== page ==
Notes and Editorial Reviews
Piano Sonatas: No. 29,
op. 106, “Hammerklavier,” op. 106;
Dina Ugorskaja (pn)
AVI 8553256 (73:59)
Within the often explored galaxy sometimes referred to as “The 32,” the sonatas designated with opp. 106 and 111 occupy a very special place. The former (now commonly known as the “Hammerklavier”) is Beethoven’s longest and most difficult work for piano, and the mere mention of the daunting,
extended fugue that concludes this behemoth is likely to strike deadly fear in even the greatest of virtuosos. Though shorter and slightly less technically challenging, op. 111 arguably demands even more from the pianist by way of spiritual virtuosity—the mysterious
, a series of unconventional variations on an otherworldly theme, is among the most mystical music known to man.
On this new disc, pianist Dina Ugorskaja offers beautifully conceived, probing, and oftentimes illuminating performances of Beethoven’s masterpieces. There is frankness, integrity, and intelligence to Ugorskaja’s playing, and the kind of sincerity that nearly disarms criticism. Ugorskaja’s instrumental technique is superlative, as is her tone, which positively glows throughout the recital. As much as I enjoyed Ugorskaja’s playing, there are a couple of critical observations that I feel I owe to readers. My first observation concerns the “Hammerklavier,” where Ugorskaja’s aristocratic, Apollonian playing (particularly in the first and last movements) may not be for everyone’s taste. Pianists like Wilhelm Backhaus, Solomon, Rudolf Serkin, and Sviatoslav Richter, among my favorites, deliver this score with a degree of gravitas and muscularity I found lacking in Ugorskaja’s playing. My second observation concerns the aforementioned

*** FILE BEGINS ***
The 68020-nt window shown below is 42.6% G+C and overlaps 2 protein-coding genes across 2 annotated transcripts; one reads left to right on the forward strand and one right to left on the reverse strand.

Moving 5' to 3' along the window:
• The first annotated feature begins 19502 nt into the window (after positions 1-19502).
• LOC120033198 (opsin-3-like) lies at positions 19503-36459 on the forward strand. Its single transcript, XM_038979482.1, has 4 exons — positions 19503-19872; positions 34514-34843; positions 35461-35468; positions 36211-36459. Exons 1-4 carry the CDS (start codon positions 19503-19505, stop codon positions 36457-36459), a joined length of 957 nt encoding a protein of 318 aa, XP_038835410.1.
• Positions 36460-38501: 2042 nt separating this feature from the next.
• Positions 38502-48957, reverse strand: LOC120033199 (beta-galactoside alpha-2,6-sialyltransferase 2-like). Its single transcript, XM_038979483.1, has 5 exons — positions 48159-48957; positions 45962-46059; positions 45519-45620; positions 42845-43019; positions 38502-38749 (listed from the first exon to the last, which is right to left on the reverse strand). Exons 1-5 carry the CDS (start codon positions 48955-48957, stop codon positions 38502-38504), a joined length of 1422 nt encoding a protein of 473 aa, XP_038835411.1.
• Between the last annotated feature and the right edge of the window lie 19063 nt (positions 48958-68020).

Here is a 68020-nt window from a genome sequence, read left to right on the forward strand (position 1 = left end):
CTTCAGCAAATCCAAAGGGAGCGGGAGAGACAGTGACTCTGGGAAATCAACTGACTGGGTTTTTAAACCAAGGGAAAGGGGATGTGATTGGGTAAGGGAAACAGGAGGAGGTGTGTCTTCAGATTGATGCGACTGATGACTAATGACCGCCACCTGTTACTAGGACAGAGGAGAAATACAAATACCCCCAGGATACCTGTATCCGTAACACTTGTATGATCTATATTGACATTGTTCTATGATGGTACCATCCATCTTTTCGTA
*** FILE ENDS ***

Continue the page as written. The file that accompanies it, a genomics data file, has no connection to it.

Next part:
, where Ugorskaja occasionally slows down her (already somewhat sedate) basic tempo in puzzling ways, including at times when transitioning from one variation to the next. I am not sure whether this deliberate approach is intended to communicate an artistic message, but, at least to my ears, it halts the inexorable forward momentum of this miraculous piece of music.
The quality of the recorded sound is superlative and it does full justice to the young pianist’s cultivated sonority. In sum, although I would not give this recording my highest rating, it is still a stimulating release. I look forward to hearing more from Ugorskaja.
FANFARE: Radu A. Lelutiu
Works on This Recording
Sonata for Piano no 32 in C minor, Op. 111 by Ludwig van Beethoven
Dina Ugorskaja (Piano)
Written: 1821-1822; Vienna, Austria
Sonata for Piano no 29 in B flat major, Op. 106 "Hammerklavier" by Ludwig van Beethoven
Dina Ugorskaja (Piano)
Written: 1817-1818; Vienna, Austria
Be the first to review this title